Since the mojo comes with a straight seatpost, one might assume that the suspension and overall handling is optimized as such. Can anyone comment on this?
    Hello Jacko69,

    Tom from Ibis writing. At your height I would recommend staying with the medium. If you can achieve the same position as your Reign using the 110 stem and the laid back seat post you should be fine. An offset seat post does result in a shift in the rider's weight distribution over the bike, but nothing that won't be easily corrected by your shock set-up. Your situation is not even that extreme as far as this goes. For example, I'm about 2 m and on the XL frame I've got close to 30 cm of post extension above the top of the seat tube. Since the rear center and the seat tube angle are constents regardless of frame size this means that the rear weight bias on my bike is far greater than what you would experience with 35 mm of lay back. However, the bike is incredible- even for me - once you get the sag (25%) and rebound dialed in.

    The downside to going to the large at your height is going to be that in addition to the added top tube length you're also going to get a bit more head tube length. If you're a little shorter then typical for this size that added head tube length will put you in a more upright riding position (assuming that you don't compensate through your bar and stem choices) and once again shift your weight toward the rear of the bike. This will combine with the longer front center of the large frame size and make the front end a little light. Which can be okay on steeper terrain, but lead to the front end meandering on climbs and pushing on fast twisty stuff.

    Anyway, if you have any further questions feel free to contact us directly at: info@ibiscycles.com . Thanks for choosing an Ibis!

  31. #31
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    Hi all!

    I am 189cm(6,2feet), inseam 91cm(2,99feet) and my weight is 95kg(209,5pound)
    I now ride L size frame (ESX7) from Canyon (German manufacturer). It is size 20" (seattube) effective top tube 610cm. I decided to go XL Mojo instead of L.

    I am still a little bit worried about my size choosing. I would like also hear comments from you who are about same size. I am also aware that it depends alot how you ride and where you ride. I normally ride technical roots and rocks stuff but also doing some competition xc rides in amateur series.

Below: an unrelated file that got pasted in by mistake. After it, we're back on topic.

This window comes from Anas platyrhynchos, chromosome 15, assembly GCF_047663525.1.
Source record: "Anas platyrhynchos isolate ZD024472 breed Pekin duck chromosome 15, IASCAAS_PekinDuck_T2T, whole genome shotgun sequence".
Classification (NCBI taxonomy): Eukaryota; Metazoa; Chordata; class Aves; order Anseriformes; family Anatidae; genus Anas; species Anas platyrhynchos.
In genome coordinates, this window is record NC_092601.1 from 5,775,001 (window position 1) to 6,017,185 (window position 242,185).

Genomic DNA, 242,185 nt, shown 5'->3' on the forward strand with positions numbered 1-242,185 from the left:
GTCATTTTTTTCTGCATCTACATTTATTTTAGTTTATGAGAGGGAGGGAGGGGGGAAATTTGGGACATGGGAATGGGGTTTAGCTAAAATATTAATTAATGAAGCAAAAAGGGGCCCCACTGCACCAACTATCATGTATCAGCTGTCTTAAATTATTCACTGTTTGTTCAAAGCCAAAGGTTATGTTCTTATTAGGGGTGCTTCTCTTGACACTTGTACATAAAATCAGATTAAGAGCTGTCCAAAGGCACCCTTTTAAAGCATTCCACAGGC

I would be very grateful to hear comments!

    Thanks in advance and greetings from Finland!

    MPI

  32. #32
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    ... and if we just ... More Size Matters

    Quote Originally Posted by MPI
    Hi all!

    I am 189cm(6,2feet), inseam 91cm(2,99feet) and my weight is 95kg(209,5pound)
    I now ride L size frame (ESX7) from Canyon (German manufacturer). It is size 20" (seattube) effective top tube 610cm. I decided to go XL Mojo instead of L.

    I am still a little bit worried about my size choosing. I would like also hear comments from you who are about same size. I am also aware that it depends alot how you ride and where you ride. I normally ride technical roots and rocks stuff but also doing some competition xc rides in amateur series.

    I would be very grateful to hear comments!

    Thanks in advance and greetings from Finland!

    MPI
    Hello MPI,

    Tom from Ibis again. At your height you are kind of inbetween a large and an XL in regard to fit. I am assuming from what you wrote about your Canyon that you like the fit of that bike? If so, my question would be - what length stem are you using on that bike? 610 is a fairly long top tube for a large size frame with a 68.5 degree head tube.

    Consequently, I am going to assume that you are running a shorter stem < 100 mm. If so - and as you accurately noted - the XL may be suited to you, but we designed the Mojo with the idea that the rider would use a 100 to 120 mm stem. We were trying to make a truly all around bike and wanted to make sure that the rider's weight was well distributed over the bike so that it would handle well in a wide variety of terrain.

    Using a long top tube with a relaxed head tube angle and a short stem is a good way to go when you are mostly descending down very steep terrain. However, it has negative consequences for climbing and fast twisty but less steep descending. We chose to go with a slightly shorter top tube, the relaxed head tube angle and a suggested stem length in the 100 to 120 mm range with the idea that this would be a better all around bike.